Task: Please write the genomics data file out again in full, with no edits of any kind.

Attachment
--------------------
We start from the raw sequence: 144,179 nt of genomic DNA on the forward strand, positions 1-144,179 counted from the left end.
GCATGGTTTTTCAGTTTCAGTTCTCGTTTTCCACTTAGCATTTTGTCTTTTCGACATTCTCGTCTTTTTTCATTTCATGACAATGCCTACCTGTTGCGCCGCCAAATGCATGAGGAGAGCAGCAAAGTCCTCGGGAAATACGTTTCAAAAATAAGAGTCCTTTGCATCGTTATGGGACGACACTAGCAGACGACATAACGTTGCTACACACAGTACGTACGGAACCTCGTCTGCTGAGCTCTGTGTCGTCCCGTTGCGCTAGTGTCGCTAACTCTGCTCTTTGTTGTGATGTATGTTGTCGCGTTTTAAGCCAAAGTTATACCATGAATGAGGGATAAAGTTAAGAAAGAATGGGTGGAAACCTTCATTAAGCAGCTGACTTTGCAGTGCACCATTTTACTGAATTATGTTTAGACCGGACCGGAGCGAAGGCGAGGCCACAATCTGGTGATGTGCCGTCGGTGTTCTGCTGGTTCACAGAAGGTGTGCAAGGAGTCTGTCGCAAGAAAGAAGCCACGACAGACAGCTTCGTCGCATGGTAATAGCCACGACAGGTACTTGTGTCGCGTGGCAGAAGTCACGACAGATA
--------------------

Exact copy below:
We start from the raw sequence: 144,179 nt of genomic DNA on the forward strand, positions 1-144,179 counted from the left end.
GCATGGTTTTTCAGTTTCAGTTCTCGTTTTCCACTTAGCATTTTGTCTTTTCGACATTCTCGTCTTTTTTCATTTCATGACAATGCCTACCTGTTGCGCCGCCAAATGCATGAGGAGAGCAGCAAAGTCCTCGGGAAATACGTTTCAAAAATAAGAGTCCTTTGCATCGTTATGGGACGACACTAGCAGACGACATAACGTTGCTACACACAGTACGTACGGAACCTCGTCTGCTGAGCTCTGTGTCGTCCCGTTGCGCTAGTGTCGCTAACTCTGCTCTTTGTTGTGATGTATGTTGTCGCGTTTTAAGCCAAAGTTATACCATGAATGAGGGATAAAGTTAAGAAAGAATGGGTGGAAACCTTCATTAAGCAGCTGACTTTGCAGTGCACCATTTTACTGAATTATGTTTAGACCGGACCGGAGCGAAGGCGAGGCCACAATCTGGTGATGTGCCGTCGGTGTTCTGCTGGTTCACAGAAGGTGTGCAAGGAGTCTGTCGCAAGAAAGAAGCCACGACAGACAGCTTCGTCGCATGGTAATAGCCACGACAGGTACTTGTGTCGCGTGGCAGAAGTCACGACAGATA